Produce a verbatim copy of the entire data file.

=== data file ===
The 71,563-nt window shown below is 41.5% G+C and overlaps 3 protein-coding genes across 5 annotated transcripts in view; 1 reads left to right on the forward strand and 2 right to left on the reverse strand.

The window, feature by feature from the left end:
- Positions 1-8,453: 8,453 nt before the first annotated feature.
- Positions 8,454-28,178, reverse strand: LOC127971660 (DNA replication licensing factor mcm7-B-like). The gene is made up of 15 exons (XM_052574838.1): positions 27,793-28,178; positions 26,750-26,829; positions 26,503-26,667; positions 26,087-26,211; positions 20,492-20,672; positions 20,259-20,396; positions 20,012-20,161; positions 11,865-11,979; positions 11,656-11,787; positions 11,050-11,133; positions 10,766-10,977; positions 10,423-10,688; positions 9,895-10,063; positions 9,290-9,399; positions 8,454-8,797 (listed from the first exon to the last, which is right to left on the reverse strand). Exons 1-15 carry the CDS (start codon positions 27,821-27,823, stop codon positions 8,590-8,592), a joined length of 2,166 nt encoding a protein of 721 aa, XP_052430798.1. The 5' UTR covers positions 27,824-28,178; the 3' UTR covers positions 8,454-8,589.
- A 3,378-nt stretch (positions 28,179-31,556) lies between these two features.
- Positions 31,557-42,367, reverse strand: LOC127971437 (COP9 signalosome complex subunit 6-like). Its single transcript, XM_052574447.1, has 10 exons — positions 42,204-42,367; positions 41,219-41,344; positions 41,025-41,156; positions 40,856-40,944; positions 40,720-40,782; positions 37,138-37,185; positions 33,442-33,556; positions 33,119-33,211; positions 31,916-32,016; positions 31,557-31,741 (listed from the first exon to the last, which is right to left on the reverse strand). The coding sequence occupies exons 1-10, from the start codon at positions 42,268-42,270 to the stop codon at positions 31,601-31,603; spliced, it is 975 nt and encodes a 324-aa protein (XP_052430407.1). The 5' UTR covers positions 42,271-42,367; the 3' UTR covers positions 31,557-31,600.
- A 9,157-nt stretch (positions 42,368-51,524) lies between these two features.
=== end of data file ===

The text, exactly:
The 71,563-nt window shown below is 41.5% G+C and overlaps 3 protein-coding genes across 5 annotated transcripts in view; 1 reads left to right on the forward strand and 2 right to left on the reverse strand.

The window, feature by feature from the left end:
- Positions 1-8,453: 8,453 nt before the first annotated feature.
- Positions 8,454-28,178, reverse strand: LOC127971660 (DNA replication licensing factor mcm7-B-like). The gene is made up of 15 exons (XM_052574838.1): positions 27,793-28,178; positions 26,750-26,829; positions 26,503-26,667; positions 26,087-26,211; positions 20,492-20,672; positions 20,259-20,396; positions 20,012-20,161; positions 11,865-11,979; positions 11,656-11,787; positions 11,050-11,133; positions 10,766-10,977; positions 10,423-10,688; positions 9,895-10,063; positions 9,290-9,399; positions 8,454-8,797 (listed from the first exon to the last, which is right to left on the reverse strand). Exons 1-15 carry the CDS (start codon positions 27,821-27,823, stop codon positions 8,590-8,592), a joined length of 2,166 nt encoding a protein of 721 aa, XP_052430798.1. The 5' UTR covers positions 27,824-28,178; the 3' UTR covers positions 8,454-8,589.
- A 3,378-nt stretch (positions 28,179-31,556) lies between these two features.
- Positions 31,557-42,367, reverse strand: LOC127971437 (COP9 signalosome complex subunit 6-like). Its single transcript, XM_052574447.1, has 10 exons — positions 42,204-42,367; positions 41,219-41,344; positions 41,025-41,156; positions 40,856-40,944; positions 40,720-40,782; positions 37,138-37,185; positions 33,442-33,556; positions 33,119-33,211; positions 31,916-32,016; positions 31,557-31,741 (listed from the first exon to the last, which is right to left on the reverse strand). The coding sequence occupies exons 1-10, from the start codon at positions 42,268-42,270 to the stop codon at positions 31,601-31,603; spliced, it is 975 nt and encodes a 324-aa protein (XP_052430407.1). The 5' UTR covers positions 42,271-42,367; the 3' UTR covers positions 31,557-31,600.
- A 9,157-nt stretch (positions 42,368-51,524) lies between these two features.